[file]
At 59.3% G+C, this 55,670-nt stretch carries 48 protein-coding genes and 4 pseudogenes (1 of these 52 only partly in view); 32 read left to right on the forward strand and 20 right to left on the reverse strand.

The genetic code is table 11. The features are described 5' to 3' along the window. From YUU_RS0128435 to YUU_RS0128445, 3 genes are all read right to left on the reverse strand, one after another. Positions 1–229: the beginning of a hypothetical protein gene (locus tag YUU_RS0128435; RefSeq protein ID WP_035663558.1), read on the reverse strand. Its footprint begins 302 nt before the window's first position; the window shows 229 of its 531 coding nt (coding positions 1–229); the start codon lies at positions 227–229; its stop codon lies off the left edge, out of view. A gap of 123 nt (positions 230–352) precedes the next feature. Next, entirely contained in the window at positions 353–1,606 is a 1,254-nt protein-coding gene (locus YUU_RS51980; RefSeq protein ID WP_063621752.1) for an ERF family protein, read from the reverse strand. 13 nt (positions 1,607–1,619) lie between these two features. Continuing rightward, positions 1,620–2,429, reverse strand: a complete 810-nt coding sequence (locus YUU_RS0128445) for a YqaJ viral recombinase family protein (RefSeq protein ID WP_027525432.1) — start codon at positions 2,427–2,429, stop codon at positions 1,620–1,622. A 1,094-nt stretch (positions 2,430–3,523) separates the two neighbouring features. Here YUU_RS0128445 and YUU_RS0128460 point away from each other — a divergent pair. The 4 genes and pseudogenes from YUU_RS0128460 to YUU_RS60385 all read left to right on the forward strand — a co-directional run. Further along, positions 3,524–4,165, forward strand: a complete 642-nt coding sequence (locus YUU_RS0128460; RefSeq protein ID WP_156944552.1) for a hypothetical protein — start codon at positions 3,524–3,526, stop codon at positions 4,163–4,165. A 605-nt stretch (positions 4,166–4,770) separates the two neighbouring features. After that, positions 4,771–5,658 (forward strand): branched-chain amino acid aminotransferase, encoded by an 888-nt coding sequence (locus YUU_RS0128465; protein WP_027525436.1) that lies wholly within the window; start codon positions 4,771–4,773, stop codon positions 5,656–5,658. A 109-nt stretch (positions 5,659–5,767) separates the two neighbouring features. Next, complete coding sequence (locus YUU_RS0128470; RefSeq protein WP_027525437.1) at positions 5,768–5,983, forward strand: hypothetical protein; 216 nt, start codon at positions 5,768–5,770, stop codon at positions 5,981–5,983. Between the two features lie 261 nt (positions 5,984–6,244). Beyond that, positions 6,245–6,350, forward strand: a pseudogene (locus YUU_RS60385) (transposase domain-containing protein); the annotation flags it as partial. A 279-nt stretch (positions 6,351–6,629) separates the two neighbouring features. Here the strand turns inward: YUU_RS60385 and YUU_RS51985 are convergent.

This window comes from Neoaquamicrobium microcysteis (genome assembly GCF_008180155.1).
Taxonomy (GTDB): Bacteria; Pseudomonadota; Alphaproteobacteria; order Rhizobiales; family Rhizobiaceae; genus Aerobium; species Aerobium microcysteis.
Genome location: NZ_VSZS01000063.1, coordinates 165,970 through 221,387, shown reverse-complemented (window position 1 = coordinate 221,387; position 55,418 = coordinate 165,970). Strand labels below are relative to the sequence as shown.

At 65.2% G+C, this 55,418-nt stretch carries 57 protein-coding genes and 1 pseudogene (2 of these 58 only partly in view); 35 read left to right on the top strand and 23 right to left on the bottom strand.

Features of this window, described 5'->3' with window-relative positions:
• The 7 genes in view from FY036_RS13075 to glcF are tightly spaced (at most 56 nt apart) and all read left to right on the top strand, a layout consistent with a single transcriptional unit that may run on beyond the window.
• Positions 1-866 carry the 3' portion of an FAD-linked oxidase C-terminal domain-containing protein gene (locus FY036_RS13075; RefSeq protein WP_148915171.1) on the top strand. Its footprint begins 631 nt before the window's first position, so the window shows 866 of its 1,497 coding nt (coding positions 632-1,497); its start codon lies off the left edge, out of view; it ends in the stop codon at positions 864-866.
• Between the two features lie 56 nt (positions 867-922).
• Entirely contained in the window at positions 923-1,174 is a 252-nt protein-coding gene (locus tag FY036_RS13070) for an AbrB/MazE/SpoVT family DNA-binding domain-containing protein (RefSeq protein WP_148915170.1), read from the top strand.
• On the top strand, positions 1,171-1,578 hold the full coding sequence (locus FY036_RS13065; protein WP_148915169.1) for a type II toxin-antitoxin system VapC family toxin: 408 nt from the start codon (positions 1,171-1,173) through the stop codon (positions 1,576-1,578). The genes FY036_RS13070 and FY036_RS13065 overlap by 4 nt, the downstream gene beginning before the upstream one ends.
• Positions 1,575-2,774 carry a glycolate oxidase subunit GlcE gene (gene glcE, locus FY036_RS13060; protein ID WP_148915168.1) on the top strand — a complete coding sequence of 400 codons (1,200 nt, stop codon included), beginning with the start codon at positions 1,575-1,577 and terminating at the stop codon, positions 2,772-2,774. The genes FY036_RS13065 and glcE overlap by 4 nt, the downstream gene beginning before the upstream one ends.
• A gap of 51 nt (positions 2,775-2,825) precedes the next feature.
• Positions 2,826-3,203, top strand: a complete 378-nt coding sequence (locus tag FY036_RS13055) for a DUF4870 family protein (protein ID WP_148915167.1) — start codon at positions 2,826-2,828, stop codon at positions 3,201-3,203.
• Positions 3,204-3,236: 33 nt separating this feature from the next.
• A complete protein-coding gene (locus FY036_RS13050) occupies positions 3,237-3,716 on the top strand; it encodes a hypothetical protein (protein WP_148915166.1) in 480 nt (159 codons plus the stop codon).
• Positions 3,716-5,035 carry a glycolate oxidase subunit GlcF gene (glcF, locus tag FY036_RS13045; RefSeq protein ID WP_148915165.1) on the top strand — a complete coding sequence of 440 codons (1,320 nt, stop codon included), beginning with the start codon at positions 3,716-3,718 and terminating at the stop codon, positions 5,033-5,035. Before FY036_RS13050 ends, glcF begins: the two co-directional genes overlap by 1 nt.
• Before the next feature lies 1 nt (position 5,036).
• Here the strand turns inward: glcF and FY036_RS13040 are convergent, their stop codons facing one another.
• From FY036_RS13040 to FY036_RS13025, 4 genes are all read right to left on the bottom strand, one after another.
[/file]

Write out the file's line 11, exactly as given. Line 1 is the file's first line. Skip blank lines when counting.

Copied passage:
• Entirely contained in the window at positions 923-1,174 is a 252-nt protein-coding gene (locus tag FY036_RS13070) for an AbrB/MazE/SpoVT family DNA-binding domain-containing protein (RefSeq protein WP_148915170.1), read from the top strand.